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Clayton Rose’s BSG performance only raises more questions

February 7, 2020

This piece represents the opinion of the authors.

Our first year, President Clayton Rose taught a First-Year Seminar titled “The Moral Leader.” A young Ben Ray wrote in his course notes that “an accumulation of moral challenges solved with moral choices (either based on principles or consequences) paints a picture of the capabilities of a leader.” Clayton taught that moral leaders have a moral code which guides their decisions. Yet Clayton’s own actions reflect a moral code in disarray—one that fluctuates based on the audience in the room. Clayton’s performance at last week’s BSG meeting demonstrates an incoherent value system. He was unwilling to accept responsibility for his and the College’s public actions. At the meeting, Clayton even publicly asked Ben if he regretted being in the seminar. The short answer is no; in order to stand up to systems of power, it’s necessary to watch them struggle to articulate their own contradictory frameworks. This ongoing struggle was on display last Wednesday and demands a response.

Clayton outright dismissed the claim that some faculty and staff hesitate to express criticism of the College in public, stating “all you have to do is show up at a faculty meeting. There’s no one on the faculty that has an issue talking to me. That’s true outside of faculty as well.” This is a nonsense argument that fails to take power into account. Throughout the past two years, multiple workers and faculty members have exposed repeatedly that there is a culture of fear and intimidation at Bowdoin. Clayton cannot dismiss their claims outright, and this dismissal is even logically incoherent: how can he say that people not talking to him is evidence that people are not afraid to talk to him?

This response is also unsurprising. From faculty meetings where Clayton speaks, to captive audience meetings—meant to stifle worker organizing efforts—the College’s leadership has often responded to criticism with indifference, outright antagonism or simple denial. Any member of the Bowdoin community—a tenure track professor, a concerned housekeeper, a critical student—who feels afraid to speak up should not be brushed aside. Rather, the College should express concern about these issues and seek to generate a productive and inclusive conversation in response.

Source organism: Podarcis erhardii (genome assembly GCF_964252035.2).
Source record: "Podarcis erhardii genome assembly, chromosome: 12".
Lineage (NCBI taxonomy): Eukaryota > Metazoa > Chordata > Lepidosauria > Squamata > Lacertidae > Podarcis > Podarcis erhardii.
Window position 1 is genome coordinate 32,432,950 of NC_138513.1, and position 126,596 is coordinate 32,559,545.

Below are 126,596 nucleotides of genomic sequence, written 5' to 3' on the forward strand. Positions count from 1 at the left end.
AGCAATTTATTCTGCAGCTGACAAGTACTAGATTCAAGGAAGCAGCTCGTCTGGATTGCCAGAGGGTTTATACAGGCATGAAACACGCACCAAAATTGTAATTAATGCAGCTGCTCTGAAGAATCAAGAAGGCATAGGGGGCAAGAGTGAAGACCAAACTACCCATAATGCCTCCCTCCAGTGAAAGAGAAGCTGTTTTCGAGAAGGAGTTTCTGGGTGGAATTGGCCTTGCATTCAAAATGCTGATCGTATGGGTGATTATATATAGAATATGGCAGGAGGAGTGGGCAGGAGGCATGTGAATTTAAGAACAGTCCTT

Clayton can claim to value free speech all he wants, but these claims are not being reinforced by concrete action. These contradictions call into question his true priorities and motivations, as does his commitment and financial obligation to the Bank of America Corporation.

Last Wednesday, in response to criticism of Bank of America’s ongoing financing of migrant detention centers on the southern border, Clayton spoke as a board member of the bank—not as President of the College. As such, he defended Bank of America as doing “really good work” when it comes to engaging with issues of “the environment, race and immigration.” A look at the bank’s record, however, tells a different story and presents an institution at odds with the stated values and purported concerns of President Rose and the College at large.

Between 2016 and 2018, Bank of America was one of the largest financiers of global fossil fuel production, having made available $106 billion to fossil fuel operations. Included in this nauseating figure is $20 billion for top fracking companies, $3.6 billion for ultra-deep water oil and gas (remember Deepwater Horizon?) and $323 million for Arctic oil and gas projects. Building a fancy new Arctic museum and showcasing stuffed polar bears won’t save the Arctic from corporate greed—especially when that greed has a seat at the head of the table at colleges like Bowdoin.

As a member of its board and owner of over 15,000 shares in Bank of America stock worth more than $840K, Clayton is directly implicated in the profits of the past and current partnerships with companies and projects that will lock in new carbon emissions for decades to come. Clayton openly acknowledges that a portion of his income results from the bank’s ongoing financing of the detention of migrant families and disastrous schemes by the financial elite to facilitate the engines of the rapidly-accelerating climate catastrophe. Clayton’s lip service to issues like immigration and the environment is, at best, complacent ignorance––at worst, willful complicity in the face of humanity’s largest failures.